1 pair Yoga leggings
While you can’t wear them as real pants in India, yoga leggings are allowed in yoga and sports classes. Leggings are also great to layer underpants when temperatures drop.
I have been a big fan of Athleta workout gear for a while now and wear Athleta High Rise Chaturanga Tight
1 pair pajamas, these are some of my favorites.
1 pair sandals
Havaianas. I have been a huge fan of Havaianas since the early 2000s. They are only $18 and last. In India, you want to wear sandals (chappas) to make your life easier. When you enter into a store, office, or someones home you are expected to take your shoes off. Waterproof sandals are also a must if you are staying in hostels for the bathroom and showers.
1 real shoe
Converse. Again, I have been wearing my Chuck Taylors since middle school. They are basically part of my identity at this point. Bring a pair of cheap sneakers that you do not care about to India. India is dusty. And the color of the dirt is red (because it contains a lot of iron). Your shoes will get ruined, that’s just how it goes.
2 pairs socks
I buy my socks at Costco in bulk. 8 pairs of $9. Yes, I usually buy mens socks instead of women's. I find they are usually a little bit better quality.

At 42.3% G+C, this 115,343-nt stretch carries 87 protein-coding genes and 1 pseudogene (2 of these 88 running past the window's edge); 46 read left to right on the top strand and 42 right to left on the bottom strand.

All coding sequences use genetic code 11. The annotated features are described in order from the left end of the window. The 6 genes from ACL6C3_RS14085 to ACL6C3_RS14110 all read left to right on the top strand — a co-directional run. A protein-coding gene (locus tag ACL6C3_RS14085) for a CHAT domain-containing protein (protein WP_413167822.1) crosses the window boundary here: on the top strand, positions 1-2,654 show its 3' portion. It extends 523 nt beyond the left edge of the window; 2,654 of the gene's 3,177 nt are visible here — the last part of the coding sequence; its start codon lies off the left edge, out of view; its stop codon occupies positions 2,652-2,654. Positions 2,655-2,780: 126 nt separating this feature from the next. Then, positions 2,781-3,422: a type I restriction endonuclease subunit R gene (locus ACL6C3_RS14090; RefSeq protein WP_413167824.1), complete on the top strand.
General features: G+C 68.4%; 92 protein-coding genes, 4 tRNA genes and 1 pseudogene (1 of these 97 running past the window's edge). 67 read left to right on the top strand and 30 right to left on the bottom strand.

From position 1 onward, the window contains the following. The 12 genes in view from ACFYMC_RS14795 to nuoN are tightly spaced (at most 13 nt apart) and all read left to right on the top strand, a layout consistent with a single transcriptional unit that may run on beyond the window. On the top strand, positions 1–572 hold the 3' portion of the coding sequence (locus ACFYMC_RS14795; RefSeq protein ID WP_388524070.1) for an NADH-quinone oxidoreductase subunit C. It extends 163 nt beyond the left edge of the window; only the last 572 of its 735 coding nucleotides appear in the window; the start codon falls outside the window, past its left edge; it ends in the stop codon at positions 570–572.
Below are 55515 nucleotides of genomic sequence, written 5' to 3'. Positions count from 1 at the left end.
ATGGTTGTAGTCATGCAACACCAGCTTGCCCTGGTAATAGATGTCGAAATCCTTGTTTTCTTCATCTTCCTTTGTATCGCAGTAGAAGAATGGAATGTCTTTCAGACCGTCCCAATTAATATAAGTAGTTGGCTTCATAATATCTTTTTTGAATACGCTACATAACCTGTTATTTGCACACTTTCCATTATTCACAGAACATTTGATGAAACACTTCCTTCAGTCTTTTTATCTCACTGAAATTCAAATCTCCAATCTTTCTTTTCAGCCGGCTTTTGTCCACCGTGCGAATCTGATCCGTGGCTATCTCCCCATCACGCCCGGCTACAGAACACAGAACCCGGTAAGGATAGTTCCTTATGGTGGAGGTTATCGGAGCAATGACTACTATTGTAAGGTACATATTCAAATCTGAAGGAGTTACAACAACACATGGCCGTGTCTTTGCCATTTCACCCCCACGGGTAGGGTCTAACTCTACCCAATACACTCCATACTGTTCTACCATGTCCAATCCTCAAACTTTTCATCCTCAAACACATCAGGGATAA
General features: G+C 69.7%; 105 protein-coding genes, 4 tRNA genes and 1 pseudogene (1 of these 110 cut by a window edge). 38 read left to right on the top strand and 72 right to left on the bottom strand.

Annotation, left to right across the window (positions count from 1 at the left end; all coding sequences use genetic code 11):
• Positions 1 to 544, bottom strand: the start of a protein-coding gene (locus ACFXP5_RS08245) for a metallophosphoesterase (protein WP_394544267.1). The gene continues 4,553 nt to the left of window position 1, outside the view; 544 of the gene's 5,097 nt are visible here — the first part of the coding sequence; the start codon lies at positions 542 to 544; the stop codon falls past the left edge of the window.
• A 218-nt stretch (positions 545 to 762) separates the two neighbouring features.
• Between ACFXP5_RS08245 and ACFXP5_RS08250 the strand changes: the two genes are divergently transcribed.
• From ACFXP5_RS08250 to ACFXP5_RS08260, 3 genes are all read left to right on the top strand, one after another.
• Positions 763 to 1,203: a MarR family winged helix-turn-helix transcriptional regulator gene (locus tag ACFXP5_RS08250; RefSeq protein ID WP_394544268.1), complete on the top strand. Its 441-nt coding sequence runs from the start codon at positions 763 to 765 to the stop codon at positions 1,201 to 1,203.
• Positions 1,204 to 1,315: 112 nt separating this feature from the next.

1 underwire bra
Natori Feathers Bra is the only bra I wear. Seasonal colors always end up going on sale eventually so I buy them when they are discounted.
(These are the best for long plane rides, and layered under tank tops)
1 sports bra
I always forget to pack a sports bra for some reason. Usually, when I fly into India I go through Mumbai, so the mall always ends up being my first stop to buy a sports bra. At this point every sports bra I own is Nike, and I bought in India.
15 pairs of underwear
American Eagle Undies are the only underwear I buy, 10 pairs for $35. They are comfy, they last, and they are affordable.
India Travel Checklist: Packing
- choose your bags
- keep the things you want on the plane and valuables in your carry-on
- pack everything else in your checked luggage
tampons/ diva cup
For my female travelers - tampons are hard to find in many Asian countries because most women use pads. You can sometimes find them in specialty stores, but they are hard to come by. So bring them. I am not going to get into what types of tampons I use, if you need advice on that I think you are reading the wrong blog.
I have not tried the diva cup, but I know some women like it while traveling.
All my makeup is cruelty-free and non-toxic. Credo is my go too for all this type of stuff. Skincare and makeup is deeply personal, so I'll spare you with what works for me, instead check out this shop.
Stick to your normal skincare regimen. If I am going to be out in the sun a lot I like to skip my nightly retinol and replace it with a moisturizer. Eucerin Q10 Anti-wrinkle is amazing for dried out airplane skin.